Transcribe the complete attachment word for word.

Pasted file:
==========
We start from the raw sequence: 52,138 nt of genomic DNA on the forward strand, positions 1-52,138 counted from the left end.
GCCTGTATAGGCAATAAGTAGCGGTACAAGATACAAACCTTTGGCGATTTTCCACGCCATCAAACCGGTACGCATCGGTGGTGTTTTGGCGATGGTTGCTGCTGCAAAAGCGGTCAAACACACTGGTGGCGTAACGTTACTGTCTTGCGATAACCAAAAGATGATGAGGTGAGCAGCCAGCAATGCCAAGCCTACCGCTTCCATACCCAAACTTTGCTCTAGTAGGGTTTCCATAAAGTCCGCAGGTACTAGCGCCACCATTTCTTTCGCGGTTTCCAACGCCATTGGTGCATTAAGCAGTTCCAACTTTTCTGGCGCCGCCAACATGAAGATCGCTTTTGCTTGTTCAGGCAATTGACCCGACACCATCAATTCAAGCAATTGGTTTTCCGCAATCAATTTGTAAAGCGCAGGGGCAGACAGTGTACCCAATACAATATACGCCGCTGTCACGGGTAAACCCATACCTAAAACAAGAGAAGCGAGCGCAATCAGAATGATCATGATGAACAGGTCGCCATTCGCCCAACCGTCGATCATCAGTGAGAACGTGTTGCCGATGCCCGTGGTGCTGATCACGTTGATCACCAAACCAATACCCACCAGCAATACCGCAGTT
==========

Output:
We start from the raw sequence: 52,138 nt of genomic DNA on the forward strand, positions 1-52,138 counted from the left end.
GCCTGTATAGGCAATAAGTAGCGGTACAAGATACAAACCTTTGGCGATTTTCCACGCCATCAAACCGGTACGCATCGGTGGTGTTTTGGCGATGGTTGCTGCTGCAAAAGCGGTCAAACACACTGGTGGCGTAACGTTACTGTCTTGCGATAACCAAAAGATGATGAGGTGAGCAGCCAGCAATGCCAAGCCTACCGCTTCCATACCCAAACTTTGCTCTAGTAGGGTTTCCATAAAGTCCGCAGGTACTAGCGCCACCATTTCTTTCGCGGTTTCCAACGCCATTGGTGCATTAAGCAGTTCCAACTTTTCTGGCGCCGCCAACATGAAGATCGCTTTTGCTTGTTCAGGCAATTGACCCGACACCATCAATTCAAGCAATTGGTTTTCCGCAATCAATTTGTAAAGCGCAGGGGCAGACAGTGTACCCAATACAATATACGCCGCTGTCACGGGTAAACCCATACCTAAAACAAGAGAAGCGAGCGCAATCAGAATGATCATGATGAACAGGTCGCCATTCGCCCAACCGTCGATCATCAGTGAGAACGTGTTGCCGATGCCCGTGGTGCTGATCACGTTGATCACCAAACCAATACCCACCAGCAATACCGCAGTT